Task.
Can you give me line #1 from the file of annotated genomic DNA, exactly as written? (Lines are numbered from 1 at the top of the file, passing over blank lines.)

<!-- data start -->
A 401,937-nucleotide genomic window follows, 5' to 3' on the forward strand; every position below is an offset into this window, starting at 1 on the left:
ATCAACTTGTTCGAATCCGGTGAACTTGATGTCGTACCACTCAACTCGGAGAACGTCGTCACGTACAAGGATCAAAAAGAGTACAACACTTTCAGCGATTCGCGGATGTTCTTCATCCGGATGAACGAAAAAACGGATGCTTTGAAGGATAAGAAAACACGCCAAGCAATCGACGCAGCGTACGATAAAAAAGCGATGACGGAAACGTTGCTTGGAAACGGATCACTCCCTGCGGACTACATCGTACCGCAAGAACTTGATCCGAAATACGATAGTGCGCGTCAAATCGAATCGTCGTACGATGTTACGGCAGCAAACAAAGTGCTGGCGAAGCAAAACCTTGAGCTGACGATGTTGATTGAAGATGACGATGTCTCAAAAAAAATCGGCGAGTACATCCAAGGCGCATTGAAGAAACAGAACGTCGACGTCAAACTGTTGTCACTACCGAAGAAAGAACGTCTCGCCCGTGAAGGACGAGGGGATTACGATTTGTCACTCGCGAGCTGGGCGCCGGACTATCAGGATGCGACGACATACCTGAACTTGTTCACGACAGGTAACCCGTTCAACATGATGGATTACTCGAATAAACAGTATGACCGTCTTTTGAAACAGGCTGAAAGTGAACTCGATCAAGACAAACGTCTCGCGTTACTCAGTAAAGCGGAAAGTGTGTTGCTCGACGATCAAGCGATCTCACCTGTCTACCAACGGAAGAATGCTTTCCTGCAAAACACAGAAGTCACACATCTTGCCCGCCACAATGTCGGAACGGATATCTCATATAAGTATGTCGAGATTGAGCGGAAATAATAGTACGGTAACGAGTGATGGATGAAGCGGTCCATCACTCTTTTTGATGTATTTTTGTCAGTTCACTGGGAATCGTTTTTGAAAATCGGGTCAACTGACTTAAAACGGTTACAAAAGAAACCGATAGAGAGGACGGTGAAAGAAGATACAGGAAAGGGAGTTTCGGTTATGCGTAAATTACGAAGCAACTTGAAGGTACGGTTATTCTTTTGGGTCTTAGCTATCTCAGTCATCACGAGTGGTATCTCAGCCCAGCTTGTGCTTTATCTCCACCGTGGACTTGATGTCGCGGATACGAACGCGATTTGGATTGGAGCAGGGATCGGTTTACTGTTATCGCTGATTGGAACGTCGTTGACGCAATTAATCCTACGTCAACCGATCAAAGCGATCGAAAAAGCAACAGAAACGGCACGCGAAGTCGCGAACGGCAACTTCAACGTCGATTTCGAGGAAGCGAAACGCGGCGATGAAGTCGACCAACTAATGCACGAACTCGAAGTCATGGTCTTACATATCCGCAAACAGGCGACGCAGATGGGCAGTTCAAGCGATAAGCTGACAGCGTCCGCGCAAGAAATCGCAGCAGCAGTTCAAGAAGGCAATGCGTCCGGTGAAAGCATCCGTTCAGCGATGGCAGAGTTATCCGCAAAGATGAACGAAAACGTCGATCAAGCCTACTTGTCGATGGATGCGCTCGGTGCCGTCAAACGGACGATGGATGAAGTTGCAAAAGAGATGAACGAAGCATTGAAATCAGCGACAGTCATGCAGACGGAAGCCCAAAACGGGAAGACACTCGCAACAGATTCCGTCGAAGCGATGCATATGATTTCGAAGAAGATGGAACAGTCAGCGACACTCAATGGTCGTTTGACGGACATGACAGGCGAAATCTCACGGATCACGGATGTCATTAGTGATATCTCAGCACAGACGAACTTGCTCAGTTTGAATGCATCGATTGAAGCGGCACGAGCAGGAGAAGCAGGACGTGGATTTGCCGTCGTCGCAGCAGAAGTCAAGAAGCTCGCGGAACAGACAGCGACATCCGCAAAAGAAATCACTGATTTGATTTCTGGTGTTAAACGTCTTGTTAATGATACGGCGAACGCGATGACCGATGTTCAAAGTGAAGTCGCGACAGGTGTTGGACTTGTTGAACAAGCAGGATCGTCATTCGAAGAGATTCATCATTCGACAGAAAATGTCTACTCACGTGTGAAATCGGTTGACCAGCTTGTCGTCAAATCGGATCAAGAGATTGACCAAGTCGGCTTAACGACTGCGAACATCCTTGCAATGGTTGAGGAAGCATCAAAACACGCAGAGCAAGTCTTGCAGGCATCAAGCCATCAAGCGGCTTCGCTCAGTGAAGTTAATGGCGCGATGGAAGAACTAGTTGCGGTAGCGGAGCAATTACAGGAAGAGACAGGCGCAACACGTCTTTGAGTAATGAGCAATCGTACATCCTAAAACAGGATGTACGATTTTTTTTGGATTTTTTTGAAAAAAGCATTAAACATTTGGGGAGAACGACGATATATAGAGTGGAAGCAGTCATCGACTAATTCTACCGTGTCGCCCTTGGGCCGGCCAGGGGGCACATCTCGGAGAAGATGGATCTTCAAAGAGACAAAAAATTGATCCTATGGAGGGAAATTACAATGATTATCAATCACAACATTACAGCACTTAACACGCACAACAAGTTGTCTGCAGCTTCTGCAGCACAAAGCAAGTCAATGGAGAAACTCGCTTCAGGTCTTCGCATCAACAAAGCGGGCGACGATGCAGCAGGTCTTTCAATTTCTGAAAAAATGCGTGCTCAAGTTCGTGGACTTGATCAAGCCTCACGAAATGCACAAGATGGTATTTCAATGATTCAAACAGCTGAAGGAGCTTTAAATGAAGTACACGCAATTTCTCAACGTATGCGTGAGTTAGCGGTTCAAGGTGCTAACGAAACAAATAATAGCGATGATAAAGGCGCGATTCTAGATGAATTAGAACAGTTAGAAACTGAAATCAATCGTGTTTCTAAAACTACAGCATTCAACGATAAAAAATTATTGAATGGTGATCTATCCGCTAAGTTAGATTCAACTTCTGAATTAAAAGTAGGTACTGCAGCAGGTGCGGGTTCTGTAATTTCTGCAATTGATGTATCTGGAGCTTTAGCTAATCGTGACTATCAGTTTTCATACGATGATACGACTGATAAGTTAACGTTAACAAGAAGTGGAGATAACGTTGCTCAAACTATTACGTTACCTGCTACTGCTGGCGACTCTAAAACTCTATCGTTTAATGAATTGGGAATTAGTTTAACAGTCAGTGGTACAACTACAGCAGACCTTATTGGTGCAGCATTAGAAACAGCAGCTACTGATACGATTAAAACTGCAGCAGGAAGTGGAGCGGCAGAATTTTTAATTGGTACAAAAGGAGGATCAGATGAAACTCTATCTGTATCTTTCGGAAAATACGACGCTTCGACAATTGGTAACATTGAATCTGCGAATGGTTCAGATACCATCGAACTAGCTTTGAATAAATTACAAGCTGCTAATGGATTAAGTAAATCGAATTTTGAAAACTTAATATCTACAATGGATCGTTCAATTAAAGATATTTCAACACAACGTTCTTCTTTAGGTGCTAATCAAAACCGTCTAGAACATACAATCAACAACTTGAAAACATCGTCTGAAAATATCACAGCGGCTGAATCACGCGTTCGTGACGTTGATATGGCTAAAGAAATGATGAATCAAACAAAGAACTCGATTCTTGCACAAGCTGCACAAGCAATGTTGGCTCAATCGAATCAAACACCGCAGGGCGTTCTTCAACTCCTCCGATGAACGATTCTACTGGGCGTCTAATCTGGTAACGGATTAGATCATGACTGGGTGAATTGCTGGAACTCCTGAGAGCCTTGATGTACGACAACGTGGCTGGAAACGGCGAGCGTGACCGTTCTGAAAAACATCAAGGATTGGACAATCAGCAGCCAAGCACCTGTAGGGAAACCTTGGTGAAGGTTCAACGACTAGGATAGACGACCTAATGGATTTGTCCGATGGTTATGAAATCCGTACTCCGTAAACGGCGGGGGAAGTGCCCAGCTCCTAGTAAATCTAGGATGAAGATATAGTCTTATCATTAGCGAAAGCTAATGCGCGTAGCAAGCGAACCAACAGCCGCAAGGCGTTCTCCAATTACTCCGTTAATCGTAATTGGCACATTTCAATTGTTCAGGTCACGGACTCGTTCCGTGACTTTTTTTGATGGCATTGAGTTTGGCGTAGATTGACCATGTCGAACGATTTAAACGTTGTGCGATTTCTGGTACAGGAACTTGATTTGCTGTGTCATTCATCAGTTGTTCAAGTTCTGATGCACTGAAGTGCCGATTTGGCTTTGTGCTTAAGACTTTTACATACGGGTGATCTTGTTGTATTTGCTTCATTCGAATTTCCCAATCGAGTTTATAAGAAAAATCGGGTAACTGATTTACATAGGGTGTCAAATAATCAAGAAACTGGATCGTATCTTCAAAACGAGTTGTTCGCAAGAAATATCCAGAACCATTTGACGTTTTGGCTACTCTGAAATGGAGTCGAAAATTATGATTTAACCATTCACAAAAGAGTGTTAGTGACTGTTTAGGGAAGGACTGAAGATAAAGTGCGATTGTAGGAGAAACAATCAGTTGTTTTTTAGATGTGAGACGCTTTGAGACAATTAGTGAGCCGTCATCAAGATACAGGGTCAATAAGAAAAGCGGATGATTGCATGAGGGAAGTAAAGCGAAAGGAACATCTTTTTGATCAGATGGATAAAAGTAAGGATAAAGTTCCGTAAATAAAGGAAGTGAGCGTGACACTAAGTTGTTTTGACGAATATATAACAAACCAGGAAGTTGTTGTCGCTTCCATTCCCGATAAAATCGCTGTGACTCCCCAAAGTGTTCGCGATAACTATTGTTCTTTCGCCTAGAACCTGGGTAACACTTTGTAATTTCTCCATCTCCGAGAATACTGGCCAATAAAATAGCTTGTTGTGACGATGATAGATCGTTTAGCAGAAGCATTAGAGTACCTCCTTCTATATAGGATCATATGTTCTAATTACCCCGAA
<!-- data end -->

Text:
A 401,937-nucleotide genomic window follows, 5' to 3' on the forward strand; every position below is an offset into this window, starting at 1 on the left: